The government wants to dramatically reduce the allowable height of buildings near hundreds of airports — a proposal that is drawing fire from real estate developers and members of Congress who say it will reduce property values.
The Federal Aviation Administration proposal, supported by airports and airlines, is driven by encroaching development that limits safe flight paths for planes that might lose power in an engine during takeoff. Planes can fly with only one engine, but they have less power to climb quickly over obstacles.
Airlines have to plan for the possibility that a plane could lose the use of an engine during takeoff even though that doesn’t happen very often. As more buildings, cellphone towers, wind turbines and other tall structures go up near airports, there are fewer safe flight paths available. Current regulations effectively limit building heights based on the amount of clearance needed by planes with two operating engines.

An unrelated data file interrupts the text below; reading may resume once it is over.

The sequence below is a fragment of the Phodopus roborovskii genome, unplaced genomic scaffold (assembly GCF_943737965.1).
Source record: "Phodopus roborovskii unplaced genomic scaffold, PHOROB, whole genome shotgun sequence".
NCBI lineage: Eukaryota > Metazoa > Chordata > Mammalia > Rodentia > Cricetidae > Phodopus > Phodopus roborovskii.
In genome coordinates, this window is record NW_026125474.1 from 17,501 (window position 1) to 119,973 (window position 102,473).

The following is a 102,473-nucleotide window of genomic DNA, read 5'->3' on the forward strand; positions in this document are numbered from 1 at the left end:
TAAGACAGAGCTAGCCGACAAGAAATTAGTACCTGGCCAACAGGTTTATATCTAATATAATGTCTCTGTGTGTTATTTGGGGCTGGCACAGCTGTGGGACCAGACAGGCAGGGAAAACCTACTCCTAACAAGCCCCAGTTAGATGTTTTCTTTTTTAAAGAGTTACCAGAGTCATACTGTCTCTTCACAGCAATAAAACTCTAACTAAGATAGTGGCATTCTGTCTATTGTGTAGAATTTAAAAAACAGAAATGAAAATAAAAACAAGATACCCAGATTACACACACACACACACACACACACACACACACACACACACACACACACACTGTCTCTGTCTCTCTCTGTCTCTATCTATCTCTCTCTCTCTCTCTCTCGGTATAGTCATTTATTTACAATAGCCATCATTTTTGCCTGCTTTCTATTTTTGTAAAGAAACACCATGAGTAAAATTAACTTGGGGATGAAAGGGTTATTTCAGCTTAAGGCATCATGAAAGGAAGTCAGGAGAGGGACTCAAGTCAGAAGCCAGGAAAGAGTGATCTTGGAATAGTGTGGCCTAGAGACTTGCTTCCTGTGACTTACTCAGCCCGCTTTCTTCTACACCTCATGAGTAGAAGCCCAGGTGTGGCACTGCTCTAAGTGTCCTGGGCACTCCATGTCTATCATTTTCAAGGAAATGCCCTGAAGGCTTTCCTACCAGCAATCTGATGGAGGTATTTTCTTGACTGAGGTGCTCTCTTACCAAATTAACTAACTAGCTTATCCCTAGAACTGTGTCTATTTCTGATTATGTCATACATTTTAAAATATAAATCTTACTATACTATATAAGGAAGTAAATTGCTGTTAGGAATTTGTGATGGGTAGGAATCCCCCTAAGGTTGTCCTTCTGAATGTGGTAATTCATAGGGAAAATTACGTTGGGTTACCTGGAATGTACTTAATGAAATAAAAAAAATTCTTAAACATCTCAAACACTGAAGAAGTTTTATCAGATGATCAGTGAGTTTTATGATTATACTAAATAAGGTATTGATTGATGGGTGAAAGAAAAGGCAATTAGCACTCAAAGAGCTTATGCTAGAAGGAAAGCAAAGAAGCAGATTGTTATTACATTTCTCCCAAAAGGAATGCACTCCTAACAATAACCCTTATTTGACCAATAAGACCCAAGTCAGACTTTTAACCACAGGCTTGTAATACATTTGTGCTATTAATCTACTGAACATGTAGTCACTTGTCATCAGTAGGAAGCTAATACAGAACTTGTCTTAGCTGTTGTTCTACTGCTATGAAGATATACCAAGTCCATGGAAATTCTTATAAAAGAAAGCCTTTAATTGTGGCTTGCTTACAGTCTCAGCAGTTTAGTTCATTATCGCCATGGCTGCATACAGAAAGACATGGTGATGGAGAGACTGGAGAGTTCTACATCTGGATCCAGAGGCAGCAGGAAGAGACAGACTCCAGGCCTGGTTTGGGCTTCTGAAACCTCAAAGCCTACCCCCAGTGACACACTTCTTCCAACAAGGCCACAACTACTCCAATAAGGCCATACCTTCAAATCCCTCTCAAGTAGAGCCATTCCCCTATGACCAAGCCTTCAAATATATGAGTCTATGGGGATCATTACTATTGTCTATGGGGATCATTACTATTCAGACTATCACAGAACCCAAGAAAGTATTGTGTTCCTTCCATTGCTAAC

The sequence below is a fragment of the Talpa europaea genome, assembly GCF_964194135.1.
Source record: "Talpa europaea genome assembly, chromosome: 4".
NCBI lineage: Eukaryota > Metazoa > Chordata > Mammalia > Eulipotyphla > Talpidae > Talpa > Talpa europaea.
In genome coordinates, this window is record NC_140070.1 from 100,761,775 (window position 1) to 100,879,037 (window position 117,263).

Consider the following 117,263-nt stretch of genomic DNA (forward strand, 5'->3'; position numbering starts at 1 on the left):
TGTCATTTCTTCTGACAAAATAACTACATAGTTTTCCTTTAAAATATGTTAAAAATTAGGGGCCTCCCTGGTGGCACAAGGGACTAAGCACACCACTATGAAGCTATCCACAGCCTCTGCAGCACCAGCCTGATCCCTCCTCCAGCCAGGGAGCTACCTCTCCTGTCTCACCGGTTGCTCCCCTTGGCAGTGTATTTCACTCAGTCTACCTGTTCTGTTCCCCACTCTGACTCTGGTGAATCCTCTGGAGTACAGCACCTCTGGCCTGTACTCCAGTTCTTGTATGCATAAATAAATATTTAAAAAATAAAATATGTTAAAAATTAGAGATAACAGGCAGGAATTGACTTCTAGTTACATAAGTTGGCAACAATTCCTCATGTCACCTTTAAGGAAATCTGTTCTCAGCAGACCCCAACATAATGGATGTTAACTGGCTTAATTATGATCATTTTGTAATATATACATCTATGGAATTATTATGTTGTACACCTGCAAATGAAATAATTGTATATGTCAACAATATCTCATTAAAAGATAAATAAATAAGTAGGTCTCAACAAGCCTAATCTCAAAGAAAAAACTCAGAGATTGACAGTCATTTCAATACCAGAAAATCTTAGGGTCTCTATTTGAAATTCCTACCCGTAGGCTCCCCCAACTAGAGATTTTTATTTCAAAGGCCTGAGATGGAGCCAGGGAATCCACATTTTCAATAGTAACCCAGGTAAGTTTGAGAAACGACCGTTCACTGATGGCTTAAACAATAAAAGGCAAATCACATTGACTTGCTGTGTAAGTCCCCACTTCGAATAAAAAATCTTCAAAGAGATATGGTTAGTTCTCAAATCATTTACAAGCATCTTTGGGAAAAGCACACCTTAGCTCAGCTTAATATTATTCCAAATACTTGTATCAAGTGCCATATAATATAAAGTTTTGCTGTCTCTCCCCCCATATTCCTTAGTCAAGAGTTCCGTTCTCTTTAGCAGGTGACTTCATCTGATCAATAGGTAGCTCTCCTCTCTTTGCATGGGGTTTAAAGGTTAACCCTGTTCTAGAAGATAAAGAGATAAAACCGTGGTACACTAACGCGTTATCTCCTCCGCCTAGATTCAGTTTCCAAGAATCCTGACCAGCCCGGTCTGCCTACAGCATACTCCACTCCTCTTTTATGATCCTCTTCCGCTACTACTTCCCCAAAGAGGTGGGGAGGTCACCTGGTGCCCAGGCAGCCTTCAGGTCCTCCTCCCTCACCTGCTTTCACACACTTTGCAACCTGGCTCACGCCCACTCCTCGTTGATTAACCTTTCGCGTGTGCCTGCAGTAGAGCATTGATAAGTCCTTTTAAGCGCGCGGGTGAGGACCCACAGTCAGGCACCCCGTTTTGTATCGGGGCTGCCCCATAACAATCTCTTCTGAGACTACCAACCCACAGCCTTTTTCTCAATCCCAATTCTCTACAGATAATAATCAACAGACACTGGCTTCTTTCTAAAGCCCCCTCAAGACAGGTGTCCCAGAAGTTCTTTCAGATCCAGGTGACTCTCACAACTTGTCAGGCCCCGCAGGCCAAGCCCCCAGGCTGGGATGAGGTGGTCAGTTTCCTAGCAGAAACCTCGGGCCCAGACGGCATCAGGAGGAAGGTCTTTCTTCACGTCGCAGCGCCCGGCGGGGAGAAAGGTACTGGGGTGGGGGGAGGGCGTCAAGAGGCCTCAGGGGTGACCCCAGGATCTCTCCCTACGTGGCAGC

The FAA’s proposal has created “a real estate and developer firestorm,” said Ken Quinn, a former FAA chief counsel who is representing several developers. “A single building can be worth $100 million and more. If you are talking about lopping off whole floors, you can ruin the economic proposition and you can destroy the viability of the building, so you are talking about easily a $1 billion in economic impact.”
Cellphone tower owners and operators are also concerned.